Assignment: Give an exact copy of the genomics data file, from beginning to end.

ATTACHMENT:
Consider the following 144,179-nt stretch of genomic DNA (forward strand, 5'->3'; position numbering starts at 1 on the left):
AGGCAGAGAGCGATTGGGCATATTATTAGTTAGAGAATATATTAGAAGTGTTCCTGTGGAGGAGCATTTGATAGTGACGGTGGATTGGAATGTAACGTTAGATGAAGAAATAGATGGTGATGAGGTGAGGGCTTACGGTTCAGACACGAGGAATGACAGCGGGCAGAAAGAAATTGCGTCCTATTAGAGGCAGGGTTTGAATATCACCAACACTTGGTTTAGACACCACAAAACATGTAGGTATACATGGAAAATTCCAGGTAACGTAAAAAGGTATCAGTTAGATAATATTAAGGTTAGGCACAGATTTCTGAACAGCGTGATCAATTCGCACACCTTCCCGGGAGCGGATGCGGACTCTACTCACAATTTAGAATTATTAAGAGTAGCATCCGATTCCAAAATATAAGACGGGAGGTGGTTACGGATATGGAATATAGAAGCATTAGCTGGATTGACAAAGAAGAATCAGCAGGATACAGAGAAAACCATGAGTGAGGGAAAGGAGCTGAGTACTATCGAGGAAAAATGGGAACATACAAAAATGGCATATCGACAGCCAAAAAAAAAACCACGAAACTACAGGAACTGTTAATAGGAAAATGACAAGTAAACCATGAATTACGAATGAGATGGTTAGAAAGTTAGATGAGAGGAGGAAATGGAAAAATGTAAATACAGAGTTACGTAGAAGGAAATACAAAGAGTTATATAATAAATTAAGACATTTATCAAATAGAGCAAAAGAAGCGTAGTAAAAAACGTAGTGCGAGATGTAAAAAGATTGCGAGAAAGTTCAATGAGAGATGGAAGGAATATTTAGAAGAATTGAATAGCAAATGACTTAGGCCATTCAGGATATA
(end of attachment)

Consider the following 144,179-nt stretch of genomic DNA (forward strand, 5'->3'; position numbering starts at 1 on the left):
AGGCAGAGAGCGATTGGGCATATTATTAGTTAGAGAATATATTAGAAGTGTTCCTGTGGAGGAGCATTTGATAGTGACGGTGGATTGGAATGTAACGTTAGATGAAGAAATAGATGGTGATGAGGTGAGGGCTTACGGTTCAGACACGAGGAATGACAGCGGGCAGAAAGAAATTGCGTCCTATTAGAGGCAGGGTTTGAATATCACCAACACTTGGTTTAGACACCACAAAACATGTAGGTATACATGGAAAATTCCAGGTAACGTAAAAAGGTATCAGTTAGATAATATTAAGGTTAGGCACAGATTTCTGAACAGCGTGATCAATTCGCACACCTTCCCGGGAGCGGATGCGGACTCTACTCACAATTTAGAATTATTAAGAGTAGCATCCGATTCCAAAATATAAGACGGGAGGTGGTTACGGATATGGAATATAGAAGCATTAGCTGGATTGACAAAGAAGAATCAGCAGGATACAGAGAAAACCATGAGTGAGGGAAAGGAGCTGAGTACTATCGAGGAAAAATGGGAACATACAAAAATGGCATATCGACAGCCAAAAAAAAAACCACGAAACTACAGGAACTGTTAATAGGAAAATGACAAGTAAACCATGAATTACGAATGAGATGGTTAGAAAGTTAGATGAGAGGAGGAAATGGAAAAATGTAAATACAGAGTTACGTAGAAGGAAATACAAAGAGTTATATAATAAATTAAGACATTTATCAAATAGAGCAAAAGAAGCGTAGTAAAAAACGTAGTGCGAGATGTAAAAAGATTGCGAGAAAGTTCAATGAGAGATGGAAGGAATATTTAGAAGAATTGAATAGCAAATGACTTAGGCCATTCAGGATATA